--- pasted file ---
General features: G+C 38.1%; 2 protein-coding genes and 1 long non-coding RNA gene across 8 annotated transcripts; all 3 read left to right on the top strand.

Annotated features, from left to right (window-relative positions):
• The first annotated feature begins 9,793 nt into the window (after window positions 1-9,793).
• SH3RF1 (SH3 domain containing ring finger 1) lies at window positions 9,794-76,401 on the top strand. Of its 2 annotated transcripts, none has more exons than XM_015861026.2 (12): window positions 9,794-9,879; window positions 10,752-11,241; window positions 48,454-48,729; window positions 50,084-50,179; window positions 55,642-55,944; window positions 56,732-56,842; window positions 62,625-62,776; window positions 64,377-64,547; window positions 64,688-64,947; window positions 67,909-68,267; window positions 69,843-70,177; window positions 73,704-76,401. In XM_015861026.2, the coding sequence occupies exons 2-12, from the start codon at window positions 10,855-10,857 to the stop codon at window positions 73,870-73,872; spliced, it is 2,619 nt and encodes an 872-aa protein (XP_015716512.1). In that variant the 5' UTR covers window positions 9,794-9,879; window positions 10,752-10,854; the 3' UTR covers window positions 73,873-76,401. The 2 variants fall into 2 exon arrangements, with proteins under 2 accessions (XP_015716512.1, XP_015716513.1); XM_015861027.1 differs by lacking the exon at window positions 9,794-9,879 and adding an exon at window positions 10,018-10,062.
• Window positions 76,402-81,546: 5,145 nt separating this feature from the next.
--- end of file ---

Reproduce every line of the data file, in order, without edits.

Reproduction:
General features: G+C 38.1%; 2 protein-coding genes and 1 long non-coding RNA gene across 8 annotated transcripts; all 3 read left to right on the top strand.

Annotated features, from left to right (window-relative positions):
• The first annotated feature begins 9,793 nt into the window (after window positions 1-9,793).
• SH3RF1 (SH3 domain containing ring finger 1) lies at window positions 9,794-76,401 on the top strand. Of its 2 annotated transcripts, none has more exons than XM_015861026.2 (12): window positions 9,794-9,879; window positions 10,752-11,241; window positions 48,454-48,729; window positions 50,084-50,179; window positions 55,642-55,944; window positions 56,732-56,842; window positions 62,625-62,776; window positions 64,377-64,547; window positions 64,688-64,947; window positions 67,909-68,267; window positions 69,843-70,177; window positions 73,704-76,401. In XM_015861026.2, the coding sequence occupies exons 2-12, from the start codon at window positions 10,855-10,857 to the stop codon at window positions 73,870-73,872; spliced, it is 2,619 nt and encodes an 872-aa protein (XP_015716512.1). In that variant the 5' UTR covers window positions 9,794-9,879; window positions 10,752-10,854; the 3' UTR covers window positions 73,873-76,401. The 2 variants fall into 2 exon arrangements, with proteins under 2 accessions (XP_015716512.1, XP_015716513.1); XM_015861027.1 differs by lacking the exon at window positions 9,794-9,879 and adding an exon at window positions 10,018-10,062.
• Window positions 76,402-81,546: 5,145 nt separating this feature from the next.